All In the Timing consists of six short plays that are unrelated in plot, although some of them share similar themes or structure, and the element of time is prominent to some degree in all of them.  A troupe of four actors (Emily Baker, Michelle Hand, Ben Ritchie and Shaun Sheley) play various roles throughout the evening.  The first and last segments–“Sure Thing” and “Variations On the Death of Trotsky”–unfold in a similar format, as a situation is introduced and different possible outcomes are explored, with the divergences signified by the ringing of a bell.  Some of the plays show more realistic situations–such as “Sure Thing”, which depicts various versions of the first meeting of Bill (Ritchie) and Betty (Baker) in a coffee shop; and “The Universal Language”, in which a man named Don (Sheley) advertises lessons in his invented language and finds and enthusiastic student in initially shy Dawn (Baker).  These find their humor in both the quick rhythm of the performances, as well as the winning performances of the cast.  They are also notably engaging because of the excellent chemistry between the performers in each segment–particularly Sheley and Baker, who both shine in speaking a hilariously cobbled-together language that’s a mixture of English, other world languages, pop culture references, real people’s names, and a smattering of gibberish.

Other segments are more absurd in nature, such as the delightful “Words, Words, Words”, in which three chimpanzees called Swift (Ritchie), Milton (Sheley), and Kafka (Hand) participate in an experiment seeking to explore the much talked-about “infinite monkey theorem” in which monkeys randomly typing will eventually produce Hamlet.  This one is particularly entertaining for all the literary references, as well as the winning portrayals of all three performers, who are convincingly chimp-like in their physicality and are delightfully personable in their conversations.  For absurdity, there’s also “Philip Glass Buys a Loaf of Bread”, which is exactly what it sounds like, riffing on composer Glass’s reputation for unusual musical stylings.  This one is also a notable triumph for lighting designer Patrick Huber and director and sound designer Elizabeth Helman. The timing and pacing of this piece, as well as the atmospheric lighting effects, make this segment memorable.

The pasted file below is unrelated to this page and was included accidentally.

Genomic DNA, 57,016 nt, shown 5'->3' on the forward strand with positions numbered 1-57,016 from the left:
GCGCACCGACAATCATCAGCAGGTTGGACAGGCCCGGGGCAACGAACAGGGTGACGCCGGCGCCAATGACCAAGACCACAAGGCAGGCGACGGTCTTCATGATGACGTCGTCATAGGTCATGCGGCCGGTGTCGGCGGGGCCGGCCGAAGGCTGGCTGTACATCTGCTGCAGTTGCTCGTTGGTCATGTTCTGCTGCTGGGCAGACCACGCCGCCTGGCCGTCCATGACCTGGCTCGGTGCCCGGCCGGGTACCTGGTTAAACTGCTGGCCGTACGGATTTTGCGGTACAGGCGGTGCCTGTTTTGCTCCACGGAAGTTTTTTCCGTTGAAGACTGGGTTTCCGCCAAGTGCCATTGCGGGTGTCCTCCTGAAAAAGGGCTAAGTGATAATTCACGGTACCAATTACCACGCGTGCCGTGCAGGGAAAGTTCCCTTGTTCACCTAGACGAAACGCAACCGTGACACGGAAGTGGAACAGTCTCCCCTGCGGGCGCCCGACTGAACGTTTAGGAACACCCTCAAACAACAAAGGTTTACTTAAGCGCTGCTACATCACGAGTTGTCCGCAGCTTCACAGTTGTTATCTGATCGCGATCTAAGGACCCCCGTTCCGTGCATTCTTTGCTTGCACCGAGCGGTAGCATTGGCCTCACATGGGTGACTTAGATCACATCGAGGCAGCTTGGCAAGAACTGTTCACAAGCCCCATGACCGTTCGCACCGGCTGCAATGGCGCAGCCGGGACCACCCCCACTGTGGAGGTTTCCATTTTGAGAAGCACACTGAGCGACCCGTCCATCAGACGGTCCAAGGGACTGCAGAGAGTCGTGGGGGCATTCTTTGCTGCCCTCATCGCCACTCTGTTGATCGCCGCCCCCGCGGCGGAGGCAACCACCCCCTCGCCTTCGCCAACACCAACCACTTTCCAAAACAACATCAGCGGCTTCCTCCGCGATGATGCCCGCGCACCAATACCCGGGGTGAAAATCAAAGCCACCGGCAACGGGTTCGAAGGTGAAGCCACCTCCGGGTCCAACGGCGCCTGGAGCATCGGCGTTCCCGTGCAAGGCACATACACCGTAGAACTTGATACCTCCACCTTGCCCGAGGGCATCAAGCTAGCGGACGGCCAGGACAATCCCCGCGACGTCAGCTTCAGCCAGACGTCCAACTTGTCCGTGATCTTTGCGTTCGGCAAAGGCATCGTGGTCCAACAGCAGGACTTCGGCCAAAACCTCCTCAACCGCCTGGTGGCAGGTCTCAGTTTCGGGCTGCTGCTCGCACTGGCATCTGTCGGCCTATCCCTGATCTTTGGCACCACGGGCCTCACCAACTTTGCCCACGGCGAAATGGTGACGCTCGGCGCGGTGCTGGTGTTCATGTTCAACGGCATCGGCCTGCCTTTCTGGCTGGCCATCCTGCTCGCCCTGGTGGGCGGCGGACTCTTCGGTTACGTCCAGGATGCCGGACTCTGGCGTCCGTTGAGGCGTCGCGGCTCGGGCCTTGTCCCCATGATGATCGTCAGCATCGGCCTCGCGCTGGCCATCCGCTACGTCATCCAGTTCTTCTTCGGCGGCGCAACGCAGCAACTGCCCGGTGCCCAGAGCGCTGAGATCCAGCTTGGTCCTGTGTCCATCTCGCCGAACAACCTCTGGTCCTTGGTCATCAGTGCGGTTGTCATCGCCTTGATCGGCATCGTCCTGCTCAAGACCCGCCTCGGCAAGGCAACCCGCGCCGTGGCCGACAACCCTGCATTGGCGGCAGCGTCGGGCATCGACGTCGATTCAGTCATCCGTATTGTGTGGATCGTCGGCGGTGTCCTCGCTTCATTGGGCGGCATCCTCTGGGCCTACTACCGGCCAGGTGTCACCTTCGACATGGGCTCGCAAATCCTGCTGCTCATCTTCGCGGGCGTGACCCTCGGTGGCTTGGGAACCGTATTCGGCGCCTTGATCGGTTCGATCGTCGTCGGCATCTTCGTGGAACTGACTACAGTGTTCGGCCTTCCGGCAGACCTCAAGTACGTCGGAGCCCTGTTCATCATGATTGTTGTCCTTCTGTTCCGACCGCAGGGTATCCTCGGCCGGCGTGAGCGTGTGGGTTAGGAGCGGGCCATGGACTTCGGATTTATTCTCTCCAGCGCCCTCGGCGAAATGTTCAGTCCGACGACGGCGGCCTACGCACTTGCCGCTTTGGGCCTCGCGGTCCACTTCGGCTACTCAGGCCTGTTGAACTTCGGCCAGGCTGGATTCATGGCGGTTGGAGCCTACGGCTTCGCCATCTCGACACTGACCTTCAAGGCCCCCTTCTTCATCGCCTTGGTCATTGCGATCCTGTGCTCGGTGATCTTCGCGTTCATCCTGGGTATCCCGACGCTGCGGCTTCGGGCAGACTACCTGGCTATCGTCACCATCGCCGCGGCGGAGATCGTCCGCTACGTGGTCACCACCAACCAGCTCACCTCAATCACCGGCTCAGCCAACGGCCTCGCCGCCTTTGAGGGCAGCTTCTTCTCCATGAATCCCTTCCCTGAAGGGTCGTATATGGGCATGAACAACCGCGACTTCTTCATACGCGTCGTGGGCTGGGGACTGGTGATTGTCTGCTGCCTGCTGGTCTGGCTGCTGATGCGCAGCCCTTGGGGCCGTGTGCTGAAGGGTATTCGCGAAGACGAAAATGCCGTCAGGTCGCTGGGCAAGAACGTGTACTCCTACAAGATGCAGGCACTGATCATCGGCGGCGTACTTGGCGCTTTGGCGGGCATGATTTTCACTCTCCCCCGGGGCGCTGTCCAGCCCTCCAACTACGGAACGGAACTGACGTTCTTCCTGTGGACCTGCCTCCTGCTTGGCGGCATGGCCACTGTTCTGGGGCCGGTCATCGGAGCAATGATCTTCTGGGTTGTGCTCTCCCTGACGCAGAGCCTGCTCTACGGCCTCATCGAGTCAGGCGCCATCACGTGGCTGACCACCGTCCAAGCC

The last two segments continue in the absurdity, as “The Philadelphia” explores a situation in which two men, Mark (Ritchie) and Al (Sheley) and a restaurant waitress (Baker) experience a world in which a person’s everyday situations are compared to a US city–Philadelphia, Los Angeles, Cleveland, etc.  It’s an interesting idea, again very well played, and it makes me wonder what a “St. Louis” would be like.  The last play, and one of the highlights of the evening, is the aforementioned “Variations On the Death of Trotsky”, in which exiled Russian revolutionary leader Leon Trotsky (Sheley)–who spends the entire play with an axe sticking out of his head–discusses his own 1940 assassination with his wife (Hand), who is reading the story from a 2014 encyclopedia. Various scenarios involving the bewildered Trotsky, his wife, and assassin Ramon (Ritchie) are played out with hilarious and disturbing consequences.  This segment is a particularly masterful representation of the show’s title, All In the Timing, since it is all so precisely timed and played to outrageous comic effect by this very strong cast.

The vignettes are all played out on the same Dali-inspired set, designed by Huber and featuring the famous “melting clock” motif from Persistence of Memory. The costumes and props by Carla Landis Evans are extremely appropriate and memorable, as well, particularly in “Words, Words, Words” and “Trotsky”.  The overall theme of time is additionally emphasized by these great technical elements, and particularly that giant, inescapable clock painted on the floor.

This is an unquestionably weird production, but there is much wit and wonder in its weirdness.  As the title states, the timing is essential, and Helman’s direction and the strong performances of all four cast members help to emphasize that fact.  There’s much to think about here, but most importantly, this show is very, very funny. and there was much well-earned laughter from the audience on opening night. It’s a strong kick-off for a promising season.

Shaun Sheley, Ben Ritchie, Michelle Hand

Shaun Sheley, Ben Ritchie, Michelle Hand Photo by John Lamb St. Louis Actors’ Studio